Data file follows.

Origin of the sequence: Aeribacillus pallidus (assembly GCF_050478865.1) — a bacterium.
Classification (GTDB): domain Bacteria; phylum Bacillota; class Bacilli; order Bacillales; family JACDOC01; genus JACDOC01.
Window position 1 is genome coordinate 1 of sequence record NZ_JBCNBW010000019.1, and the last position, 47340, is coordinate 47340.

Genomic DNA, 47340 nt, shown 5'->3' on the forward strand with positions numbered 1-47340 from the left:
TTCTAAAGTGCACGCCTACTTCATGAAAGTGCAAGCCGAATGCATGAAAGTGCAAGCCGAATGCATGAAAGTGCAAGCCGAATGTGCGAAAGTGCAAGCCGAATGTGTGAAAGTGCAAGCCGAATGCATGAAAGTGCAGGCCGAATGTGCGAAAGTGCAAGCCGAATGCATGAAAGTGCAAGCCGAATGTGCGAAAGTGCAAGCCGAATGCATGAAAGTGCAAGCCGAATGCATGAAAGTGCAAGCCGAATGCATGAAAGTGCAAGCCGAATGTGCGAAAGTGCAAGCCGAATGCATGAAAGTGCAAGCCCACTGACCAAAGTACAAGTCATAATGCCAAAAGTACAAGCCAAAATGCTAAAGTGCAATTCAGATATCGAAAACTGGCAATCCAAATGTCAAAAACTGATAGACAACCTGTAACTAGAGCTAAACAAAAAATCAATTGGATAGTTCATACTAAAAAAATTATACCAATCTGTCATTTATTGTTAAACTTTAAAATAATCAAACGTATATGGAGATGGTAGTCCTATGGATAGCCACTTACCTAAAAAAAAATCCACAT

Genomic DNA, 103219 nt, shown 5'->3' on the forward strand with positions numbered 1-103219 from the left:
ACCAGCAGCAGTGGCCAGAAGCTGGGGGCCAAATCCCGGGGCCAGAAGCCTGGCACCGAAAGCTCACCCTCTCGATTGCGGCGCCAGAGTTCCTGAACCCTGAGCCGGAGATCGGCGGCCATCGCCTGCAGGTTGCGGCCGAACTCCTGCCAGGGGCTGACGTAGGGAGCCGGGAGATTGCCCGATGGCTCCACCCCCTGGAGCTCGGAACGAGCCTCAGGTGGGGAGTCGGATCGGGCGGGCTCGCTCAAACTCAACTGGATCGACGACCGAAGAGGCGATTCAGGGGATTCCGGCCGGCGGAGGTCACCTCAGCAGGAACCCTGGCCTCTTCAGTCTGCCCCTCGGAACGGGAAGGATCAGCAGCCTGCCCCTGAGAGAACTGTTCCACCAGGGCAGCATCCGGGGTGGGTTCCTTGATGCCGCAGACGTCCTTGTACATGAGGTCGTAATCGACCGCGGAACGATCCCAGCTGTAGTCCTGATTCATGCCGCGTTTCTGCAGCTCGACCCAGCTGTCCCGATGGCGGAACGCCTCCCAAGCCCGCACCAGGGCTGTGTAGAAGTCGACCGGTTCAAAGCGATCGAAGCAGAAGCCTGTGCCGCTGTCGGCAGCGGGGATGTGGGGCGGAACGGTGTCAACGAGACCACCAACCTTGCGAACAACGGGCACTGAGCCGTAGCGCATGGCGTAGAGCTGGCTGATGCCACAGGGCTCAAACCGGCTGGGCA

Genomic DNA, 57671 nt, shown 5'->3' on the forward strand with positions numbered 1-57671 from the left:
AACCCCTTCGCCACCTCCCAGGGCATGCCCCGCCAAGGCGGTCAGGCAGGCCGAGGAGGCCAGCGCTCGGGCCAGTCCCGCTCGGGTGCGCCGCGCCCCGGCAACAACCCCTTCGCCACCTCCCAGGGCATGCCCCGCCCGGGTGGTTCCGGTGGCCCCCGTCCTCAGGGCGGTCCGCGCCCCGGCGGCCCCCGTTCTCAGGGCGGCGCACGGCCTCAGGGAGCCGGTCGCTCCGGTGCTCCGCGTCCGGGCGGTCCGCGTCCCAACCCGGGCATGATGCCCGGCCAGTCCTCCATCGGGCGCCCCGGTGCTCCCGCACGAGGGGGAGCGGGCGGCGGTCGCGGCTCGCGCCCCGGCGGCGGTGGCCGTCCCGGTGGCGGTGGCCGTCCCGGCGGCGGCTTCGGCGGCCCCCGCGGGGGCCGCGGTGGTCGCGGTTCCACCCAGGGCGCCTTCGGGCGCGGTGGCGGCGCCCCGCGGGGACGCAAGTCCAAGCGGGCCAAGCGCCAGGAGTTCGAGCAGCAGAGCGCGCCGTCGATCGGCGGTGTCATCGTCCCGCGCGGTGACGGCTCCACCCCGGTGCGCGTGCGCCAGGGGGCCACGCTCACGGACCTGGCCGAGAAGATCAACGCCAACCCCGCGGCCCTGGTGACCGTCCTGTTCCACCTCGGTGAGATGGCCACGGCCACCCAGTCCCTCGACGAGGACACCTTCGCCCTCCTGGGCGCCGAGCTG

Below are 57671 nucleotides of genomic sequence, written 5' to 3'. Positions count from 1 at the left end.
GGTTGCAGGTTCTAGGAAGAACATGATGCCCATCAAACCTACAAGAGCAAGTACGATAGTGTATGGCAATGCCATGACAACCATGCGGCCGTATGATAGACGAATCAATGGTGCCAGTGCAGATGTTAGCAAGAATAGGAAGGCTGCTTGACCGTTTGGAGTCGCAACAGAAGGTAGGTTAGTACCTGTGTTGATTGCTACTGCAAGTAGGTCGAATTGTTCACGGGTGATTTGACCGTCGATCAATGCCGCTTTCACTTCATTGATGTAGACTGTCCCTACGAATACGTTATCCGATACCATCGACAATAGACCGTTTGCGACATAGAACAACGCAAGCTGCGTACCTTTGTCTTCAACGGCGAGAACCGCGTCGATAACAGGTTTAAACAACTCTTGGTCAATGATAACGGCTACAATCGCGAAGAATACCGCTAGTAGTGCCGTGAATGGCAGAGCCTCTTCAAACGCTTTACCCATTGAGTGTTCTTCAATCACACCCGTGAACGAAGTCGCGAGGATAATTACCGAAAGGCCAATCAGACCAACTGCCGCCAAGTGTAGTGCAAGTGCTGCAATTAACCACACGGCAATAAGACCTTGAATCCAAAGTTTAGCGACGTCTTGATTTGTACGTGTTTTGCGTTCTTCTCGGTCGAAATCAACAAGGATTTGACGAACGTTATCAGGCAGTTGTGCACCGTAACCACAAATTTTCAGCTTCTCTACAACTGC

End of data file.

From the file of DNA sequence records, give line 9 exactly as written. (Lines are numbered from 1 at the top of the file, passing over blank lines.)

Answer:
AACCCCTTCGCCACCTCCCAGGGCATGCCCCGCCAAGGCGGTCAGGCAGGCCGAGGAGGCCAGCGCTCGGGCCAGTCCCGCTCGGGTGCGCCGCGCCCCGGCAACAACCCCTTCGCCACCTCCCAGGGCATGCCCCGCCCGGGTGGTTCCGGTGGCCCCCGTCCTCAGGGCGGTCCGCGCCCCGGCGGCCCCCGTTCTCAGGGCGGCGCACGGCCTCAGGGAGCCGGTCGCTCCGGTGCTCCGCGTCCGGGCGGTCCGCGTCCCAACCCGGGCATGATGCCCGGCCAGTCCTCCATCGGGCGCCCCGGTGCTCCCGCACGAGGGGGAGCGGGCGGCGGTCGCGGCTCGCGCCCCGGCGGCGGTGGCCGTCCCGGTGGCGGTGGCCGTCCCGGCGGCGGCTTCGGCGGCCCCCGCGGGGGCCGCGGTGGTCGCGGTTCCACCCAGGGCGCCTTCGGGCGCGGTGGCGGCGCCCCGCGGGGACGCAAGTCCAAGCGGGCCAAGCGCCAGGAGTTCGAGCAGCAGAGCGCGCCGTCGATCGGCGGTGTCATCGTCCCGCGCGGTGACGGCTCCACCCCGGTGCGCGTGCGCCAGGGGGCCACGCTCACGGACCTGGCCGAGAAGATCAACGCCAACCCCGCGGCCCTGGTGACCGTCCTGTTCCACCTCGGTGAGATGGCCACGGCCACCCAGTCCCTCGACGAGGACACCTTCGCCCTCCTGGGCGCCGAGCTG